Idlewild Alaska Homestead - IdlewildAlaska

We bought a peony and a Siberian Larch (right corner of the picture above). I’m still trying to decide where to plant both, so they’re still in pots, just waiting.

The rhubarb still needs to be split and moved from the old garden to the new garden area. The strawberry bed needs to be built. I’m also hoping to get some cold frames built soon too.

On a good note, one of the two molting hens is laying again! So we’re now up to three eggs a day, as opposed only two a day. We also have 24 Easter Egger eggs in the incubator, due in a couple weeks.

Fresh Eggs - IdlewildAlaska

The To-Do List on every homestead seems to be never ending, doubly so in the Spring. As my boss at the farm said the other day when asked what we needed to do that particular day, “Everything!” Ah, Spring on the Alaskan Homestead.

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Homestead Blog Hop #31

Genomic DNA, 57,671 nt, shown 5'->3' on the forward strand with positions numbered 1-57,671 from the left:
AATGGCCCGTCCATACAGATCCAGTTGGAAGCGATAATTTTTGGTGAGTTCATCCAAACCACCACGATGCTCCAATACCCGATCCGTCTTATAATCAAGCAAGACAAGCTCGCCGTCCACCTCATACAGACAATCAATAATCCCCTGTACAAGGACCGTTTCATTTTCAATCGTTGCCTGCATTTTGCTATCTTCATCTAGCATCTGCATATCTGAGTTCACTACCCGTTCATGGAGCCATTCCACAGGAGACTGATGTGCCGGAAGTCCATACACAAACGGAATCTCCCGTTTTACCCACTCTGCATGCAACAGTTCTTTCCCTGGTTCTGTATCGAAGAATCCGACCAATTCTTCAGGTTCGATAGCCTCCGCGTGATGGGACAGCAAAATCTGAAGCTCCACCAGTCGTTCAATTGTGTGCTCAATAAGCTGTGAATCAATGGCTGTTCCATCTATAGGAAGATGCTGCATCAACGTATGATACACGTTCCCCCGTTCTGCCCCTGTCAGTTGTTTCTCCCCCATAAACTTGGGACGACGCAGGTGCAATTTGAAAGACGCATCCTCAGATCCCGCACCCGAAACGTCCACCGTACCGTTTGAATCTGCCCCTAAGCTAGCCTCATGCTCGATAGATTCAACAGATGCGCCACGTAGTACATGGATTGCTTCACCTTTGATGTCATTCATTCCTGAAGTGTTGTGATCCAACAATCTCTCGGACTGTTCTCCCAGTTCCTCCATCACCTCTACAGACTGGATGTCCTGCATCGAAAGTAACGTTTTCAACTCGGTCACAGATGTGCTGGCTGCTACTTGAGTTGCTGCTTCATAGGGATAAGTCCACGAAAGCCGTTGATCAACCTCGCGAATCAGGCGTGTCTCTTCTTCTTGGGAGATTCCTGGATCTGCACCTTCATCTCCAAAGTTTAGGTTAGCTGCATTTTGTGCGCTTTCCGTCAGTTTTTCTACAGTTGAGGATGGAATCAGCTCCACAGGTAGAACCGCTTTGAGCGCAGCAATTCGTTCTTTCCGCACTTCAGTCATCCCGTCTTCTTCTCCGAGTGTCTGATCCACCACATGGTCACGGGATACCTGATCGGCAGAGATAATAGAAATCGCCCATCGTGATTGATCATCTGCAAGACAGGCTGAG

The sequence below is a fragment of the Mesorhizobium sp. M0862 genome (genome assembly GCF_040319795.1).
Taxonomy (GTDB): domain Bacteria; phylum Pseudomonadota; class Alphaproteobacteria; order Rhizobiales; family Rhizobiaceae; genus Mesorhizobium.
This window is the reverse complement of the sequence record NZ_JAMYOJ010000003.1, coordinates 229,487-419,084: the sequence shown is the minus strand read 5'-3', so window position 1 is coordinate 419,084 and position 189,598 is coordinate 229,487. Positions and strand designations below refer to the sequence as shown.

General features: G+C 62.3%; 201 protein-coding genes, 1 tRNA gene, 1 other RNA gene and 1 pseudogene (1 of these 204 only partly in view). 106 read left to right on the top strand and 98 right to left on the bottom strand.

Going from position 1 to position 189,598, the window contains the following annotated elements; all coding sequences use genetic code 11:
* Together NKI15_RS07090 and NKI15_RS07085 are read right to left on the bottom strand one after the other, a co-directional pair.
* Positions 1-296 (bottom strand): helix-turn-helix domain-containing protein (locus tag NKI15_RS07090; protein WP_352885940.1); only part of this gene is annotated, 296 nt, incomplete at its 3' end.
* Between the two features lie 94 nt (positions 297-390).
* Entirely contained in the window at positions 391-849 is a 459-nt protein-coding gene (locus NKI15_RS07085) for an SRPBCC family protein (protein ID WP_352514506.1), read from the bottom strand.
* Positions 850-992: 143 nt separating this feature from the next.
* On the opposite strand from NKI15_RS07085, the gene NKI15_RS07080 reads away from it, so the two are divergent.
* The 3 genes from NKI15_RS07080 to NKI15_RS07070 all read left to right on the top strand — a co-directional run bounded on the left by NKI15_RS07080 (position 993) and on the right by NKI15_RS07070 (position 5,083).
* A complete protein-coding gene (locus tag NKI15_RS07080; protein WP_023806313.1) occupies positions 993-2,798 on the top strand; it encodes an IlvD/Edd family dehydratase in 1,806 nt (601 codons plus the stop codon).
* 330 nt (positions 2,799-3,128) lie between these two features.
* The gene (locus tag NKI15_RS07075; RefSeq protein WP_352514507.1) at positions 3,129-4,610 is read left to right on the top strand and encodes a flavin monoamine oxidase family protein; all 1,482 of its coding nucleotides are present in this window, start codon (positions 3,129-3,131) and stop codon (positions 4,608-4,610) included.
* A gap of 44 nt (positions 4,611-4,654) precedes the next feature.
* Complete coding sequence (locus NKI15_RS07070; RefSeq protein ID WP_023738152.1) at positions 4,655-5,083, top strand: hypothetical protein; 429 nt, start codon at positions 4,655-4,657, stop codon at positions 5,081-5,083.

Welcome to the Homestead Blog Hop!
Homestead Blog Hop | IdlewildAlaska.com

It’s been crazy busy around here lately. I’ve been working at my new job on the local farm, planting is underway, and hard at work here at the homestead planting our garden too. Lots and lots of garden time and I’m loving it!

Now on to the hop…

Homestead Blog Hop will take place every Wednesday and is for all things homesteading: real food recipes, farm animals, crafts, DIY, how-to’s, gardening, anything from-scratch, natural home/health, self-sufficiency, self-reliance, natural remedies, essential oils, & more! Basically anything related to homesteading.

Meet the Hosts!

Jen- The Easy Homestead

Jenna- The Flip Flop Barnyard

Jennifer- Homesteading on Grace

Kelly- Simple Life Mom

Amanda- Idlewild Alaska (That’s me!)

Lindsey- Chickadee Homestead

Nicole- Little Blog on the Homestead

Bonnie- The Not So Modern Housewife

Featured Posts from the Last Homestead Blog Hop